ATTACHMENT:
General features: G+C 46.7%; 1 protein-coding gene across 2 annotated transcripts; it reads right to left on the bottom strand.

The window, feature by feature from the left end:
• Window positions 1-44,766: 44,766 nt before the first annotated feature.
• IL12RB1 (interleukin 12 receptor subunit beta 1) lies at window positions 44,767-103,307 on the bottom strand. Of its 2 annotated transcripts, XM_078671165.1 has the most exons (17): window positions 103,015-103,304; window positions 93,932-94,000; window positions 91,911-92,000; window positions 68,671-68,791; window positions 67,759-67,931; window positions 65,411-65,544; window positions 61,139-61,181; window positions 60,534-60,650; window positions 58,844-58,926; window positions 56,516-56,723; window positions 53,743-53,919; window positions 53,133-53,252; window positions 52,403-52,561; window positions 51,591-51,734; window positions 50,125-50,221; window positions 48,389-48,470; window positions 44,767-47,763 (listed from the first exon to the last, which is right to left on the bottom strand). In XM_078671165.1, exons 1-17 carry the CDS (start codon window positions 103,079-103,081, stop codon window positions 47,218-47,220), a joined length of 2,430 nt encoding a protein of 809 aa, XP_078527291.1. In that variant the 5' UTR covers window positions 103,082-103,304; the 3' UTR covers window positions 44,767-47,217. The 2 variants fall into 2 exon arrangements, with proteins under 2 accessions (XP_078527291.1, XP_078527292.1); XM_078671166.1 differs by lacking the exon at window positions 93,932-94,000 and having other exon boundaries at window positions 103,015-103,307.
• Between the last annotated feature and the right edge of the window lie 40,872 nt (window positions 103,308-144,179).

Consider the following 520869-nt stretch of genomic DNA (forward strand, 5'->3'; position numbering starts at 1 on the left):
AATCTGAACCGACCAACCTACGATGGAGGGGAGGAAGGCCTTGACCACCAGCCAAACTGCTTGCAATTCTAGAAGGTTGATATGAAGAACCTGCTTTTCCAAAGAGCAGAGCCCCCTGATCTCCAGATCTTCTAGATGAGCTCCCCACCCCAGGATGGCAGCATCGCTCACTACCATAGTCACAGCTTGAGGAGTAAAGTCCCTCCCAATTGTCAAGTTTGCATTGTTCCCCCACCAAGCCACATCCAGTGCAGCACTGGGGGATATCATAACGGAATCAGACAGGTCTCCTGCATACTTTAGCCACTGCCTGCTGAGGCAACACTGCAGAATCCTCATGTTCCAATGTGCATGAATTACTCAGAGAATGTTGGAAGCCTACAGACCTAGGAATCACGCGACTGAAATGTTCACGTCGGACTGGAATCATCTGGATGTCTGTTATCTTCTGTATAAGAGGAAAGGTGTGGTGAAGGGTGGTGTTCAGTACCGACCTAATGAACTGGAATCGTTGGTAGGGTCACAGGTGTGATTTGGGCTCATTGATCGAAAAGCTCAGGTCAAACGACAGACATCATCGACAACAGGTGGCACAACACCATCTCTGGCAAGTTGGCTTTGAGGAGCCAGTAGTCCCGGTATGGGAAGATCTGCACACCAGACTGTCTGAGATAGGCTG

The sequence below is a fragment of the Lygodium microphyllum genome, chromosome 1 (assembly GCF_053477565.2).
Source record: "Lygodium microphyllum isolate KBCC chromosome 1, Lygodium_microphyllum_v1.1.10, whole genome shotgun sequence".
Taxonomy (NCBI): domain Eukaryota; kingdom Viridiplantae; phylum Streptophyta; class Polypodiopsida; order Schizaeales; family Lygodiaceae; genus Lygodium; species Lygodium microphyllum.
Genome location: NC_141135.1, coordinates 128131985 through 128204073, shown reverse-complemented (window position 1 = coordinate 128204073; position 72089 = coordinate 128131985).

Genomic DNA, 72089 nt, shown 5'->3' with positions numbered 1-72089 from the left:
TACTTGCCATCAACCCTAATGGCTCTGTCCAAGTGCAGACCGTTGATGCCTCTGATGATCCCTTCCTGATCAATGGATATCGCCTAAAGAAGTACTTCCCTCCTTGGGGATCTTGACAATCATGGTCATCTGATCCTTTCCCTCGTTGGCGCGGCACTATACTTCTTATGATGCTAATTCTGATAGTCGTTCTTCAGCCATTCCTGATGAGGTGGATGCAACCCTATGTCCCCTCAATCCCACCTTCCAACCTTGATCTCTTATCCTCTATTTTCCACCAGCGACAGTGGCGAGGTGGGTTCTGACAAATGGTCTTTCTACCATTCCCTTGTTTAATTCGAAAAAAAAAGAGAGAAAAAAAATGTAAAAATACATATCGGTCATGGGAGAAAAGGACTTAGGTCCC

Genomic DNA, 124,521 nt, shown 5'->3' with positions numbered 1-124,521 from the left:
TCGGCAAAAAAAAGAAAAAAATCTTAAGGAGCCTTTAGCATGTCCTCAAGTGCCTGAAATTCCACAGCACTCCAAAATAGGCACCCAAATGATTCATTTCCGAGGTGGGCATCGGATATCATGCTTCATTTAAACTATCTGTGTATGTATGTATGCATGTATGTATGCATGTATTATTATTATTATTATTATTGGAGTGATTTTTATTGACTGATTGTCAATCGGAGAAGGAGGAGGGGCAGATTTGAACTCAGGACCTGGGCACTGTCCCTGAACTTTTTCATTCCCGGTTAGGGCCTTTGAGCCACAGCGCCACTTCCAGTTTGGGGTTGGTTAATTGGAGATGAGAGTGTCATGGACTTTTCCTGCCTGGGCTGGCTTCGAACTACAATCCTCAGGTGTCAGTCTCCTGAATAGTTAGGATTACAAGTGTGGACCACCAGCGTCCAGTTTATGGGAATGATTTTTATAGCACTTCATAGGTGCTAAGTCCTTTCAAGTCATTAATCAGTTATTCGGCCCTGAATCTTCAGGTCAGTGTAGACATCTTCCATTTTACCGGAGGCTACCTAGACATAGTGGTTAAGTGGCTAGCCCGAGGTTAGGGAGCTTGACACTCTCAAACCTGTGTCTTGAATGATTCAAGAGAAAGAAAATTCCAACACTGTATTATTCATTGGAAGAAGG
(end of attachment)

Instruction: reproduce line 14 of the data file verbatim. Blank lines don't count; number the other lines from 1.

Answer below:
Genomic DNA, 124,521 nt, shown 5'->3' with positions numbered 1-124,521 from the left: